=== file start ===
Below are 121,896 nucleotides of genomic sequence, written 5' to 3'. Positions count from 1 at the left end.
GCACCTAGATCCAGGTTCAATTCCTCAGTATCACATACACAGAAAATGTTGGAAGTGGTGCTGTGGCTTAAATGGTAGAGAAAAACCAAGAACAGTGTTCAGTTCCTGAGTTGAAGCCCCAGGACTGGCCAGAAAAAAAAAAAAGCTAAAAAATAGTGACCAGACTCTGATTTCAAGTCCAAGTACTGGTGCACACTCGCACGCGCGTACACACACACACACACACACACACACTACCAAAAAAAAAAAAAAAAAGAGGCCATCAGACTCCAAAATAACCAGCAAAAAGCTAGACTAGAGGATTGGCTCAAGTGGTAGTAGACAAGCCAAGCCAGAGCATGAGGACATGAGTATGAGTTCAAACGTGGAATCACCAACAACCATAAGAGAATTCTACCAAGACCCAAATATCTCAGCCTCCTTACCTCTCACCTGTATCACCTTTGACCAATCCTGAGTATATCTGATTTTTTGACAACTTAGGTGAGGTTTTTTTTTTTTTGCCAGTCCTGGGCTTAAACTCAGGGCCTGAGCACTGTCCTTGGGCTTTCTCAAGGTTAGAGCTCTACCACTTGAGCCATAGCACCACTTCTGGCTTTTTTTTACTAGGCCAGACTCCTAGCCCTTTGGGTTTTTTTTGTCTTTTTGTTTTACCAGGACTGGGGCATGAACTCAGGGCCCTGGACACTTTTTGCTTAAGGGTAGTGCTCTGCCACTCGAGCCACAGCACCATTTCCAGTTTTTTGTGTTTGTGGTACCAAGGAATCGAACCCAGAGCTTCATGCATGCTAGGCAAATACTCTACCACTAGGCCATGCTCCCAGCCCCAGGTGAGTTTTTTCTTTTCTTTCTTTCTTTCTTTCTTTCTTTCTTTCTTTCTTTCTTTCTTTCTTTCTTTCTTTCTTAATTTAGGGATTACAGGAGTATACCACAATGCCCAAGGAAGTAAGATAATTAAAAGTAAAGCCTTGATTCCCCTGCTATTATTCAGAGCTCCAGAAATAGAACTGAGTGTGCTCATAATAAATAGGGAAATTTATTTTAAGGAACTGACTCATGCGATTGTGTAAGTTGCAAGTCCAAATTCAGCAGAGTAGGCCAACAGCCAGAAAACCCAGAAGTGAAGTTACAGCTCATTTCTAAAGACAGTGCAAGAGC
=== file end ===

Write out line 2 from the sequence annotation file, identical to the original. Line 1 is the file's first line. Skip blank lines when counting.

GCACCTAGATCCAGGTTCAATTCCTCAGTATCACATACACAGAAAATGTTGGAAGTGGTGCTGTGGCTTAAATGGTAGAGAAAAACCAAGAACAGTGTTCAGTTCCTGAGTTGAAGCCCCAGGACTGGCCAGAAAAAAAAAAAAGCTAAAAAATAGTGACCAGACTCTGATTTCAAGTCCAAGTACTGGTGCACACTCGCACGCGCGTACACACACACACACACACACACACACTACCAAAAAAAAAAAAAAAAAGAGGCCATCAGACTCCAAAATAACCAGCAAAAAGCTAGACTAGAGGATTGGCTCAAGTGGTAGTAGACAAGCCAAGCCAGAGCATGAGGACATGAGTATGAGTTCAAACGTGGAATCACCAACAACCATAAGAGAATTCTACCAAGACCCAAATATCTCAGCCTCCTTACCTCTCACCTGTATCACCTTTGACCAATCCTGAGTATATCTGATTTTTTGACAACTTAGGTGAGGTTTTTTTTTTTTTGCCAGTCCTGGGCTTAAACTCAGGGCCTGAGCACTGTCCTTGGGCTTTCTCAAGGTTAGAGCTCTACCACTTGAGCCATAGCACCACTTCTGGCTTTTTTTTACTAGGCCAGACTCCTAGCCCTTTGGGTTTTTTTTGTCTTTTTGTTTTACCAGGACTGGGGCATGAACTCAGGGCCCTGGACACTTTTTGCTTAAGGGTAGTGCTCTGCCACTCGAGCCACAGCACCATTTCCAGTTTTTTGTGTTTGTGGTACCAAGGAATCGAACCCAGAGCTTCATGCATGCTAGGCAAATACTCTACCACTAGGCCATGCTCCCAGCCCCAGGTGAGTTTTTTCTTTTCTTTCTTTCTTTCTTTCTTTCTTTCTTTCTTTCTTTCTTTCTTTCTTTCTTTCTTTCTTAATTTAGGGATTACAGGAGTATACCACAATGCCCAAGGAAGTAAGATAATTAAAAGTAAAGCCTTGATTCCCCTGCTATTATTCAGAGCTCCAGAAATAGAACTGAGTGTGCTCATAATAAATAGGGAAATTTATTTTAAGGAACTGACTCATGCGATTGTGTAAGTTGCAAGTCCAAATTCAGCAGAGTAGGCCAACAGCCAGAAAACCCAGAAGTGAAGTTACAGCTCATTTCTAAAGACAGTGCAAGAGC